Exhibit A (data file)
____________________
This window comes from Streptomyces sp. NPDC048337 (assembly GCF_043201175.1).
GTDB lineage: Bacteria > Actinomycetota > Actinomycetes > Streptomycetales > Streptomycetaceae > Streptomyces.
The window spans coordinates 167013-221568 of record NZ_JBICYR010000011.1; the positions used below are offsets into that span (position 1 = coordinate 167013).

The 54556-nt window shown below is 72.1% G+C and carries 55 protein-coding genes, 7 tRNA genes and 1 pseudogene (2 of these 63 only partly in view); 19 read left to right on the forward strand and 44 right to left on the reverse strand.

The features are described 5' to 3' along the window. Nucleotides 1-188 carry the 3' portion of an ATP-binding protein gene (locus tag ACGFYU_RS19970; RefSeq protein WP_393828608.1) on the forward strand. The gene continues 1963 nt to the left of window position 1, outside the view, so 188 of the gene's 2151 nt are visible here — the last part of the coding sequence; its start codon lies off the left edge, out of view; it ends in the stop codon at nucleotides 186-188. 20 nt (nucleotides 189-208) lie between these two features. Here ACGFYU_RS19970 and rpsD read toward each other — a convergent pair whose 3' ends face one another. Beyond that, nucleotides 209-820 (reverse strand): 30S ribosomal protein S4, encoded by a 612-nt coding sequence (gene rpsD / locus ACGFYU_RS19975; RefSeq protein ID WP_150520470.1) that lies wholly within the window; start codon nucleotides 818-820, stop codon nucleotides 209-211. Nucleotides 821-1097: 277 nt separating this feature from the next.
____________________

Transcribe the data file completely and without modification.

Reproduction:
This window comes from Streptomyces sp. NPDC048337 (assembly GCF_043201175.1).
GTDB lineage: Bacteria > Actinomycetota > Actinomycetes > Streptomycetales > Streptomycetaceae > Streptomyces.
The window spans coordinates 167013-221568 of record NZ_JBICYR010000011.1; the positions used below are offsets into that span (position 1 = coordinate 167013).

The 54556-nt window shown below is 72.1% G+C and carries 55 protein-coding genes, 7 tRNA genes and 1 pseudogene (2 of these 63 only partly in view); 19 read left to right on the forward strand and 44 right to left on the reverse strand.

The features are described 5' to 3' along the window. Nucleotides 1-188 carry the 3' portion of an ATP-binding protein gene (locus tag ACGFYU_RS19970; RefSeq protein WP_393828608.1) on the forward strand. The gene continues 1963 nt to the left of window position 1, outside the view, so 188 of the gene's 2151 nt are visible here — the last part of the coding sequence; its start codon lies off the left edge, out of view; it ends in the stop codon at nucleotides 186-188. 20 nt (nucleotides 189-208) lie between these two features. Here ACGFYU_RS19970 and rpsD read toward each other — a convergent pair whose 3' ends face one another. Beyond that, nucleotides 209-820 (reverse strand): 30S ribosomal protein S4, encoded by a 612-nt coding sequence (gene rpsD / locus ACGFYU_RS19975; RefSeq protein ID WP_150520470.1) that lies wholly within the window; start codon nucleotides 818-820, stop codon nucleotides 209-211. Nucleotides 821-1097: 277 nt separating this feature from the next.